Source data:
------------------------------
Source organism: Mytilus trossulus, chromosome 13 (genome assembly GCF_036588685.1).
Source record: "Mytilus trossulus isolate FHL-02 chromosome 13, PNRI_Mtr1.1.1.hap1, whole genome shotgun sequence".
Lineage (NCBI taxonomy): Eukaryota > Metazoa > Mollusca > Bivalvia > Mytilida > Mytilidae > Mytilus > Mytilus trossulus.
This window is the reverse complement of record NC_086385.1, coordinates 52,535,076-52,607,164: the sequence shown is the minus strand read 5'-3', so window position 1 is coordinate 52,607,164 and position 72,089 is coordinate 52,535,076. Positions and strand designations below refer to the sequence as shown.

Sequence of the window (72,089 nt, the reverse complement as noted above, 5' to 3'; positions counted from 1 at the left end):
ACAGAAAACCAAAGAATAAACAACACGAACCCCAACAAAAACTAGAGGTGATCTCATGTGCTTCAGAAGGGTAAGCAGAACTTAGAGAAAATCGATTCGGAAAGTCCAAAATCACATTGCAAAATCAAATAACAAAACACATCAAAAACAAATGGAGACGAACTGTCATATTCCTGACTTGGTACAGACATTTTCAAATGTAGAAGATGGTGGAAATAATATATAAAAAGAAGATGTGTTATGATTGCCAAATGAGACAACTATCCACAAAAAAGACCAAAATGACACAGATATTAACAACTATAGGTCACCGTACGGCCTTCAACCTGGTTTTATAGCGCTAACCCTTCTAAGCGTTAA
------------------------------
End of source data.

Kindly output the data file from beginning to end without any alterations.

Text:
Source organism: Mytilus trossulus, chromosome 13 (genome assembly GCF_036588685.1).
Source record: "Mytilus trossulus isolate FHL-02 chromosome 13, PNRI_Mtr1.1.1.hap1, whole genome shotgun sequence".
Lineage (NCBI taxonomy): Eukaryota > Metazoa > Mollusca > Bivalvia > Mytilida > Mytilidae > Mytilus > Mytilus trossulus.
This window is the reverse complement of record NC_086385.1, coordinates 52,535,076-52,607,164: the sequence shown is the minus strand read 5'-3', so window position 1 is coordinate 52,607,164 and position 72,089 is coordinate 52,535,076. Positions and strand designations below refer to the sequence as shown.

Sequence of the window (72,089 nt, the reverse complement as noted above, 5' to 3'; positions counted from 1 at the left end):
ACAGAAAACCAAAGAATAAACAACACGAACCCCAACAAAAACTAGAGGTGATCTCATGTGCTTCAGAAGGGTAAGCAGAACTTAGAGAAAATCGATTCGGAAAGTCCAAAATCACATTGCAAAATCAAATAACAAAACACATCAAAAACAAATGGAGACGAACTGTCATATTCCTGACTTGGTACAGACATTTTCAAATGTAGAAGATGGTGGAAATAATATATAAAAAGAAGATGTGTTATGATTGCCAAATGAGACAACTATCCACAAAAAAGACCAAAATGACACAGATATTAACAACTATAGGTCACCGTACGGCCTTCAACCTGGTTTTATAGCGCTAACCCTTCTAAGCGTTAA